By the beginning of the 19th Century, Mademoiselle Marie-Anne Adelaide Lenormand had become the premier prophetess of Paris. Known as the Sybil on Rue de Tournon, she welcomed rich and poor into her salon/bookstore for more than fifty years. She predicted King Louis XVI’s violent death, as well as Napoleon’s eventual defeat in a wintry foreign land. Her specialty was reading 36 small-sized playing cards (a deck known as petit jeu) upon which she had scribbled drawings. It is said that there never was one, definitive Lenormand deck created by Mademoiselle. Rather, observers noted that the images on the cards changed often. What stayed the same was the accuracy of her readings and the fame which it brought her.
After her death in 1843, there was no shortage of people trying to figure out how to capitalize on her name. A German deck of 36 small-sized playing cards with illustrations on them, known as The Game of Hope, began to be marketed as Petit Lenormand. Soon there were Lenormand decks around the world, each with its own imagery and system of interpretation, all claiming to carry on Mademoiselle Lenormand’s successful legacy.
With the current revival of interest in oracle/divination decks, Lenormand decks have once again gained popular success and begun to spawn variations of themselves with increasing speed. Tarot afficionados in particular seem to be feel the need to explore Lenormand, even though Lenormand is traditionally read with literal interpretations based on the card image and its placement in a spread. (Tarot is best used as a guide for intuitive musings.)
Creators of modern Lenormand decks are finding ways to add layers of symbolism to each card within the limitations which traditional Lenormand demands. The smaller size of the cards is a challenge for illustrators, but many readers find them easier to work with, especially for large spreads. The latest craze is to find interesting ways to use both tarot and Lenormand in the same reading.
Most of us found that once we opened a Lenormand deck, just to see what all the fuss was about, there was no turning back. There is something undeniably dynamic about the system. Opening a well executed Lenormand deck can fill the room with scenes of Victorian parlors and mysterious women reading tea leaves and coffee grounds — perhaps with the spirit of Mademoiselle herself.
I’ve become a fan. Let me introduce you to some of my favorite Lenormand books and decks.
The Complete Lenormand
Reading the Language and
Symbols of the Cards
Matthews confidently walks readers through the intricacies of reading the less complex illustrations and fixed meanings of the Petit Lenormand. Chapter Two provides detailed information for interpreting each card, including key combinations with other cards, as well as the ways in which Lenormand symbolism differs from tarot symbolism. Each subsequent chapter adds another layer of nuance. By the end of the book, readers will be thoroughly schooled in the advanced subtleties of this complex divination system. Throughout, Matthews encourages readers to develop their own techniques and to make the cards their own.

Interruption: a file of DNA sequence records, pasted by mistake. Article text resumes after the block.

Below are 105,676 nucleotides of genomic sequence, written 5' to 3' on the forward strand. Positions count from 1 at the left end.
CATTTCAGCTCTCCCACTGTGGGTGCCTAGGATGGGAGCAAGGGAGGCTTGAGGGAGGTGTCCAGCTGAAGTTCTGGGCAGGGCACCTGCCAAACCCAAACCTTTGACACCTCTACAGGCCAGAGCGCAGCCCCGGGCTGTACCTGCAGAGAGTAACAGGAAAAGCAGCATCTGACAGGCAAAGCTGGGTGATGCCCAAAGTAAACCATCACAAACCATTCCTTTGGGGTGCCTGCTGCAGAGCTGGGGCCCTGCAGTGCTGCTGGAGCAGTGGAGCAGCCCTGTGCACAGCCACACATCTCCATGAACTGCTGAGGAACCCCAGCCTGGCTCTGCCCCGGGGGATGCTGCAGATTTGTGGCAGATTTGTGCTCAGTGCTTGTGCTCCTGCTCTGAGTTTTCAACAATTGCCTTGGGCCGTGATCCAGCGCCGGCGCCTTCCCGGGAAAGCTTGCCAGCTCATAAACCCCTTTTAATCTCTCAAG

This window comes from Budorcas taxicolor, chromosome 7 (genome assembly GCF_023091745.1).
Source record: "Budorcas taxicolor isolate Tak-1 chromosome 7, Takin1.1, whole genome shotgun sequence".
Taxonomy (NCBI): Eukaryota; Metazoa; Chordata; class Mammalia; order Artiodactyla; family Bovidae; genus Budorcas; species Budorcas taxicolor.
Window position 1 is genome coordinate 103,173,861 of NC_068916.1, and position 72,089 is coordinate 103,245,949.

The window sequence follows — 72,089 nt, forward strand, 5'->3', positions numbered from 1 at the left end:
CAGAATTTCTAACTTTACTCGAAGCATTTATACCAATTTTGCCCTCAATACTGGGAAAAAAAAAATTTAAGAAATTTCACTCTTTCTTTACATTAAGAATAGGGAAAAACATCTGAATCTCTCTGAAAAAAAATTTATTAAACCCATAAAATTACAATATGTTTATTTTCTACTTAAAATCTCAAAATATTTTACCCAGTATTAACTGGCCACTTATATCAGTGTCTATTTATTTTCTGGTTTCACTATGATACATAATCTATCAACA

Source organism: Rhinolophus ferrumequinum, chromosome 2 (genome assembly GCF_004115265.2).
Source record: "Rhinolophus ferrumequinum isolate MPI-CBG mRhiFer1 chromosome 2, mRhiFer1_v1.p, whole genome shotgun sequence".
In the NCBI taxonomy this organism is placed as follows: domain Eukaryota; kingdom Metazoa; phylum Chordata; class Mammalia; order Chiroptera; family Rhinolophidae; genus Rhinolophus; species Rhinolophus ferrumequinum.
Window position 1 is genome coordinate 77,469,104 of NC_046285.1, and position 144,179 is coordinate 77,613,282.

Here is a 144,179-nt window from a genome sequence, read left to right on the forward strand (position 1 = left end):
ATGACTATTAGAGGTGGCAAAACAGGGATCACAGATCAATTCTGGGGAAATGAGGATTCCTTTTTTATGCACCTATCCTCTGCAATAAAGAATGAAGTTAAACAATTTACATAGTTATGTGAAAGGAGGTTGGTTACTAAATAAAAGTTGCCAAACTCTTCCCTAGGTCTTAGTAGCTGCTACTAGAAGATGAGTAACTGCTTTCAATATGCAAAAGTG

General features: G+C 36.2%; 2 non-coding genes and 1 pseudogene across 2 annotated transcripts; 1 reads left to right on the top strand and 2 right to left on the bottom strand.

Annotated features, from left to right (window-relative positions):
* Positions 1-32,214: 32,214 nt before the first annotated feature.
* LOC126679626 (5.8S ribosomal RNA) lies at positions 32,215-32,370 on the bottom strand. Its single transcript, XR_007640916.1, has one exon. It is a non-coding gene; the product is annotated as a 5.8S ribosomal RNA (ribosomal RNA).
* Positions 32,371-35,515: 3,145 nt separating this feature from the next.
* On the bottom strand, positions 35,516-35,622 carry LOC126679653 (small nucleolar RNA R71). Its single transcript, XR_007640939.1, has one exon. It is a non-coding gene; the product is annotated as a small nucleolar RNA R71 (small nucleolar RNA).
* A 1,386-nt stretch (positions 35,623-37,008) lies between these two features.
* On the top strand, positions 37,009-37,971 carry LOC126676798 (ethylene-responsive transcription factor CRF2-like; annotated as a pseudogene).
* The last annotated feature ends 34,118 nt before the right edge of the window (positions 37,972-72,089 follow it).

Butler begins the companion book for this deck and book set by acknowledging that the deck was spuriously attributed to Mlle. Lenormand after her death. but suggesting that she was first and foremost a masterful showwoman who would relish the fact that it has so successfully continued to enhance her fame. In updating the Petit Lenormand images, Butler does not believe that he is passing on the secrets of one of the greatest fortune tellers in history. Instead he intends to pay homage to her memory and her legend — and this he does brilliantly. The cards are modern, edgy, and visually stimulating.
Fairy Tale Lenormand
Art by Lisa Hunt
Written by Arwen Lynch
U.S.Games Systems, Inc.
To ask Lisa Hunt to illustrate a traditional Lenormand deck was really throwing down the gauntlet. But she rose to the challenge and created a deck which is straightforward enough to satisfy the most demanding traditional cartomancer, but also contains the tiny embedded symbolism her loyal fans look forward to. Those who choose to look closely, will find that the lady in Clover seems to have a blissful secret the rest of us cannot see. We expect the face emerging from the trunk in Tree but what about those roots reaching out like octopus arms to grasp the ground. Arwen Lynch does a superb job of linking an appropriate fairy tale to each card and explaining how the archetypes in the tale lend themselves to the Lenormand symbolism. This is a lyrical and captivating addition to the Lenormand library.
Fairy Lenormand Oracle Cards
Created by Markus Katz
and Tali Goodwin
Artwork by Davide Corsi
The Lenormand phenomenon moves to a new level as the 36 cartomantic images enter the realm of enchantment. The Fae Folk add their own special magic to the cards and Davide Corsi’s lush illustrations capture that special energy as the fairies combine with woodlands, wildlife, flowers, ritual tools, ornate vessels, and secret cottages. Exquisite creatures appear in carefully detailed, exotic environments as each traditional card image is brought to life in a new and dynamic way. The companion guidebook provides traditional meanings for each image plus tips and hints for reading with the cards. If you read intuitively, you’ll find that the images are powerful triggers for a flood of astral information. This deck, which is as much about the fairy world as it is about Lenormand, is a treat for the eyes (be it two or three) no matter how you use it.